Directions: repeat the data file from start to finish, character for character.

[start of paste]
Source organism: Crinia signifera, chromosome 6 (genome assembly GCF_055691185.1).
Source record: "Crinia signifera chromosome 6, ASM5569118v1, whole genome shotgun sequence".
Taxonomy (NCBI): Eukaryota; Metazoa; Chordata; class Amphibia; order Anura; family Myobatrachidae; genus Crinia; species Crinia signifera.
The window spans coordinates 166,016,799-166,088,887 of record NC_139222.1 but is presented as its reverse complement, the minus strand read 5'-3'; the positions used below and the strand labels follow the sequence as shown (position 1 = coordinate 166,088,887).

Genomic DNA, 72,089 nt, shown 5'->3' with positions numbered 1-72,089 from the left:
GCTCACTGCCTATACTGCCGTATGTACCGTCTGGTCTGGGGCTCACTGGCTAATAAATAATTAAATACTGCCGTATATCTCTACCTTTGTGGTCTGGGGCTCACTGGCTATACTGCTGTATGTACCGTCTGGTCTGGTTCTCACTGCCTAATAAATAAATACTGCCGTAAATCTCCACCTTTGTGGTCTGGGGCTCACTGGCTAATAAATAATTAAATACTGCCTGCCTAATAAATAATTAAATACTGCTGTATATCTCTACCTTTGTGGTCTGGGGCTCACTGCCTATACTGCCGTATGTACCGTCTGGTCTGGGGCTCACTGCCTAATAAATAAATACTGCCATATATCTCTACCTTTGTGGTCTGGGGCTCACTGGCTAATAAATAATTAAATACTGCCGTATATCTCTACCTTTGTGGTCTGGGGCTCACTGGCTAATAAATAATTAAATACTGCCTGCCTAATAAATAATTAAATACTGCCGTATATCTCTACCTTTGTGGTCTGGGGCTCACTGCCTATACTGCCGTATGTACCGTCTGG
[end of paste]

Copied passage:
Source organism: Crinia signifera, chromosome 6 (genome assembly GCF_055691185.1).
Source record: "Crinia signifera chromosome 6, ASM5569118v1, whole genome shotgun sequence".
Taxonomy (NCBI): Eukaryota; Metazoa; Chordata; class Amphibia; order Anura; family Myobatrachidae; genus Crinia; species Crinia signifera.
The window spans coordinates 166,016,799-166,088,887 of record NC_139222.1 but is presented as its reverse complement, the minus strand read 5'-3'; the positions used below and the strand labels follow the sequence as shown (position 1 = coordinate 166,088,887).

Genomic DNA, 72,089 nt, shown 5'->3' with positions numbered 1-72,089 from the left:
GCTCACTGCCTATACTGCCGTATGTACCGTCTGGTCTGGGGCTCACTGGCTAATAAATAATTAAATACTGCCGTATATCTCTACCTTTGTGGTCTGGGGCTCACTGGCTATACTGCTGTATGTACCGTCTGGTCTGGTTCTCACTGCCTAATAAATAAATACTGCCGTAAATCTCCACCTTTGTGGTCTGGGGCTCACTGGCTAATAAATAATTAAATACTGCCTGCCTAATAAATAATTAAATACTGCTGTATATCTCTACCTTTGTGGTCTGGGGCTCACTGCCTATACTGCCGTATGTACCGTCTGGTCTGGGGCTCACTGCCTAATAAATAAATACTGCCATATATCTCTACCTTTGTGGTCTGGGGCTCACTGGCTAATAAATAATTAAATACTGCCGTATATCTCTACCTTTGTGGTCTGGGGCTCACTGGCTAATAAATAATTAAATACTGCCTGCCTAATAAATAATTAAATACTGCCGTATATCTCTACCTTTGTGGTCTGGGGCTCACTGCCTATACTGCCGTATGTACCGTCTGG